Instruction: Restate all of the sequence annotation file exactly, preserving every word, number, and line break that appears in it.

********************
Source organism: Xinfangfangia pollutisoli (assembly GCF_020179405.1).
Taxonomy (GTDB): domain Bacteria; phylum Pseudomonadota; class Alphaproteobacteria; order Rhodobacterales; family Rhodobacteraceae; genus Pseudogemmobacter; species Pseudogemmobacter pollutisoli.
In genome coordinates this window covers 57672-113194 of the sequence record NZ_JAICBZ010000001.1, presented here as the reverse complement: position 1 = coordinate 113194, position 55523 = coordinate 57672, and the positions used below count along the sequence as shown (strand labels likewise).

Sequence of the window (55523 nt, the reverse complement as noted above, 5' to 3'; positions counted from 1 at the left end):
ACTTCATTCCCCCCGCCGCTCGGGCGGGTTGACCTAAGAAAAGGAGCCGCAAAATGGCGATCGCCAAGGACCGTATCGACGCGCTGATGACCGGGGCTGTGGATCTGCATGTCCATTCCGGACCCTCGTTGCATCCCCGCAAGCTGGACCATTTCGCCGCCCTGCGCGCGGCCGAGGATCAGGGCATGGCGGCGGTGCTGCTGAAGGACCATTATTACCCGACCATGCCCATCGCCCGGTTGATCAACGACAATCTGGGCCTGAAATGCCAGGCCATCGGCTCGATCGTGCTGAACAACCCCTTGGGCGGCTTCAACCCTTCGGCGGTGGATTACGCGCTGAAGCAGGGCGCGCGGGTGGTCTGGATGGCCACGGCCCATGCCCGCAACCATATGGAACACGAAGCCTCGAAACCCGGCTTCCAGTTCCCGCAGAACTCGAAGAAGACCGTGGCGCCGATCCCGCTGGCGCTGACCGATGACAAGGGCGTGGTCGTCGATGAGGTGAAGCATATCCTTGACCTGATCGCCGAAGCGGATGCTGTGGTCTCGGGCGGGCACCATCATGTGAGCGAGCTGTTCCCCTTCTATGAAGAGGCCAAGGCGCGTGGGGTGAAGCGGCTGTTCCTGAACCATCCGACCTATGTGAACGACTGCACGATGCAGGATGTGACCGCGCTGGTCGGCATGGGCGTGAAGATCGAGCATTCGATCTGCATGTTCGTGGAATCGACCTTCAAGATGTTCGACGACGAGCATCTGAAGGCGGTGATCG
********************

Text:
Source organism: Xinfangfangia pollutisoli (assembly GCF_020179405.1).
Taxonomy (GTDB): domain Bacteria; phylum Pseudomonadota; class Alphaproteobacteria; order Rhodobacterales; family Rhodobacteraceae; genus Pseudogemmobacter; species Pseudogemmobacter pollutisoli.
In genome coordinates this window covers 57672-113194 of the sequence record NZ_JAICBZ010000001.1, presented here as the reverse complement: position 1 = coordinate 113194, position 55523 = coordinate 57672, and the positions used below count along the sequence as shown (strand labels likewise).

Sequence of the window (55523 nt, the reverse complement as noted above, 5' to 3'; positions counted from 1 at the left end):
ACTTCATTCCCCCCGCCGCTCGGGCGGGTTGACCTAAGAAAAGGAGCCGCAAAATGGCGATCGCCAAGGACCGTATCGACGCGCTGATGACCGGGGCTGTGGATCTGCATGTCCATTCCGGACCCTCGTTGCATCCCCGCAAGCTGGACCATTTCGCCGCCCTGCGCGCGGCCGAGGATCAGGGCATGGCGGCGGTGCTGCTGAAGGACCATTATTACCCGACCATGCCCATCGCCCGGTTGATCAACGACAATCTGGGCCTGAAATGCCAGGCCATCGGCTCGATCGTGCTGAACAACCCCTTGGGCGGCTTCAACCCTTCGGCGGTGGATTACGCGCTGAAGCAGGGCGCGCGGGTGGTCTGGATGGCCACGGCCCATGCCCGCAACCATATGGAACACGAAGCCTCGAAACCCGGCTTCCAGTTCCCGCAGAACTCGAAGAAGACCGTGGCGCCGATCCCGCTGGCGCTGACCGATGACAAGGGCGTGGTCGTCGATGAGGTGAAGCATATCCTTGACCTGATCGCCGAAGCGGATGCTGTGGTCTCGGGCGGGCACCATCATGTGAGCGAGCTGTTCCCCTTCTATGAAGAGGCCAAGGCGCGTGGGGTGAAGCGGCTGTTCCTGAACCATCCGACCTATGTGAACGACTGCACGATGCAGGATGTGACCGCGCTGGTCGGCATGGGCGTGAAGATCGAGCATTCGATCTGCATGTTCGTGGAATCGACCTTCAAGATGTTCGACGACGAGCATCTGAAGGCGGTGATCG